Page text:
Former players with senior national team appearances: For the list of all current and former players with Wikipedia article, please see: Category:FK Rad players. The club's current manager is Dragan Radojičić, appointed in August 2019. Official website United Force website Club page at Utakmica Club page at Srbijafudbal

Howard Lerman

Howard Lerman is an entrepreneur. Presently, Lerman is the CEO of Yext, a technology startup and Software as a Service company he co-founded that provides businesses with a way to update business information, including addresses and phone numbers, to multiple channels, such as landing pages and social pages, from a single source, the Yext Knowledge Engine. Lerman launched Confide, an iOS app which allows professionals to send one another messages that are untraceable, operating to Snapchat, but for the business world. Lerman's three previous ventures were all successful exits. Lerman grew up in Vienna and graduated from Thomas Jefferson High School for Science and Technology, a magnet school with various amenities such as a $1 million supercomputer, located in Fairfax County, in 1998. In the days before the Internet, Lerman rigged a phone line to his computer to allow him to chat online with others who had done the same, including fellow hacker and future entrepreneur, Sean Parker. In 2002, Lerman graduated from Duke University.

In 2000, his sophomore year at Duke and two former high school classmates, Tom Dixon and Sean Maclsaac launched, a humorous website that allowed users to e-mail friends “tips” anonymously. Jon Stewart used the site on The Daily Show. In 2001, Lerman and his partners sold to Traffix, a publicly traded online marketer, for $150,000. Lerman and Maclsaac next founded Intwine, a consulting firm with a specialization in Microsoft’s. NET programming language. In 2005, after growing the company and reaching $5 million in sales, Lerman sold Intwine to Daltran Media for $7 million. After seeing a salesman trying to attract new customers to a gym with a “Wheel of Savings”, Lerman came up with the idea for, a lead generation service that directed people to gyms in their area. Within a year, had over 3,000 gyms across the country signed up. Lerman and his team expanded their business to include nine additional categories, including and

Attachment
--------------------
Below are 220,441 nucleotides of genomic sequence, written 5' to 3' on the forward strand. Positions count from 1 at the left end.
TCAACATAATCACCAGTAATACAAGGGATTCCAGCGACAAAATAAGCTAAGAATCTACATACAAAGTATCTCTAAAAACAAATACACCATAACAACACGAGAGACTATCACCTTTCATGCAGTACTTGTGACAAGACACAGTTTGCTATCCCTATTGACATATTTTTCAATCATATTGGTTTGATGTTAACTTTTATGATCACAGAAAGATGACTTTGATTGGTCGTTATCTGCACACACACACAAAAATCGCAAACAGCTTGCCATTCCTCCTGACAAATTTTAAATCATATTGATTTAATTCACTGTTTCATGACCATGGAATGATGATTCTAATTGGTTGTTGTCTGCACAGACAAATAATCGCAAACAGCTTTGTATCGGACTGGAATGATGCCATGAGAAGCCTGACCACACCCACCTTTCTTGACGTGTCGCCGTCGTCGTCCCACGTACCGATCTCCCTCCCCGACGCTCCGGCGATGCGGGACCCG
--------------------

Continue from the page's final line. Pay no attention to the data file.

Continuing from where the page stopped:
As the group considered itself to be the "next Yellow Pages", they condensed this designation to create the company name, "Yext". Yext's early technology model focused on the lead-generation service, which recorded customer phone calls and charged clients based on keywords used in conversations. However, while working with clients to strategize on further developing their online presence and his colleagues recognized a consistent challenge: companies had trouble keeping tabs on all of their different online listings, only noticed a problem existed when a customer complained about outdated addresses or business hours. Lerman realized that businesses would pay to get all of their online information updated for them, he created a small company within Yext to focus on updating business listings, they developed cloud software known as "Powerlistings", launched in January 2011 and it was an immediate hit. Lerman decided to focus on this business listing model, spun out the pay-per-call business as a separate company called Felix.

He sold Felix to IAC’s CityGrid Media for $30 million in April 2012. All proceeds from the sale were reinvested to fund Yext's new Powerlistings product, now called Yext Listings. Yext's Knowledge Engine now offers a suite of products, expanding the company's services beyond business listings. Lerman serves as Yext's CEO. Forbes magazine featured Yext as one of America’s Top 25 Most Promising Companies of 2014 and 2015. Yext has been recognized as one of America's fastest-growing companies by the Inc. 5000 in 2015 and 2016, as one of Fortune's Best Places to Work in 2014, 2015 and 2016. Lerman is the Chairman of Confide with former AOL executive Jon Brod; the Confide app, which provides corporate users with the means to deliver untraceable messages, was released on January 8, 2014. Lerman lives in Miami Beach, Florida with his wife, Wendy

Emakina Group